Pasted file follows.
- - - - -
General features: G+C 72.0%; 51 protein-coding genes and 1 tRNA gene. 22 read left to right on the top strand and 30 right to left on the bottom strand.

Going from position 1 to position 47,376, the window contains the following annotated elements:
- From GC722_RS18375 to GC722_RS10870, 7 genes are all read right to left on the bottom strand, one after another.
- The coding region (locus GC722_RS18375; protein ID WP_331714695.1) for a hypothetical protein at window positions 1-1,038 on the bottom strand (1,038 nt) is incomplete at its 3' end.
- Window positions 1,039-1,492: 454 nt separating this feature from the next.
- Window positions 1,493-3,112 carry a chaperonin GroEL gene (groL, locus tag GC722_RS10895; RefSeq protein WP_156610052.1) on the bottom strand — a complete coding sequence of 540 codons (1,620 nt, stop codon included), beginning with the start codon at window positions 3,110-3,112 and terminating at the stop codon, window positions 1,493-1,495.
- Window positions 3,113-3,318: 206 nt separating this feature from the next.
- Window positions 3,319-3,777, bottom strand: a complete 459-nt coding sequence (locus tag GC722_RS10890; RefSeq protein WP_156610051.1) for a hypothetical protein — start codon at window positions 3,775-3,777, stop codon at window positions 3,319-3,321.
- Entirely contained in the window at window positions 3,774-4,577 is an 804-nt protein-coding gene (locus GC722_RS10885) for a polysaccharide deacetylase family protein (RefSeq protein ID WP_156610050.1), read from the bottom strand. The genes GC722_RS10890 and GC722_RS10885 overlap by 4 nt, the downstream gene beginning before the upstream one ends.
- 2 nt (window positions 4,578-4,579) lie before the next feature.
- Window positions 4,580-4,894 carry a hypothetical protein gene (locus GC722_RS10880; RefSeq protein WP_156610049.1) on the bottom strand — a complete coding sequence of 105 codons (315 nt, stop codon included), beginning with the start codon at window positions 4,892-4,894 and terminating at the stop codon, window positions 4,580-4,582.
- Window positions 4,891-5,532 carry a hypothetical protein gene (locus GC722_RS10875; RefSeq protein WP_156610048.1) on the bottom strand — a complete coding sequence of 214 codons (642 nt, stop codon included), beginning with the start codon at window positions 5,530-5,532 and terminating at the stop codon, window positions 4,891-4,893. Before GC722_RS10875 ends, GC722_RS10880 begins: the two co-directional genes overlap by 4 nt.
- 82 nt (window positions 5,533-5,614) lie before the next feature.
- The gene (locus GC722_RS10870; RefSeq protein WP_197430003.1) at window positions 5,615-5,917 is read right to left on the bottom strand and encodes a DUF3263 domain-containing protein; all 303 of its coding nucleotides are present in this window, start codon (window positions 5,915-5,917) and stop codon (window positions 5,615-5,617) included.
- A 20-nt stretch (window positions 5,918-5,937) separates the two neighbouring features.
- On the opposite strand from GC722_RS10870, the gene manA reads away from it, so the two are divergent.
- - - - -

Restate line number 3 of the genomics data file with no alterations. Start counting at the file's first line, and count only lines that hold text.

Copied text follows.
- From GC722_RS18375 to GC722_RS10870, 7 genes are all read right to left on the bottom strand, one after another.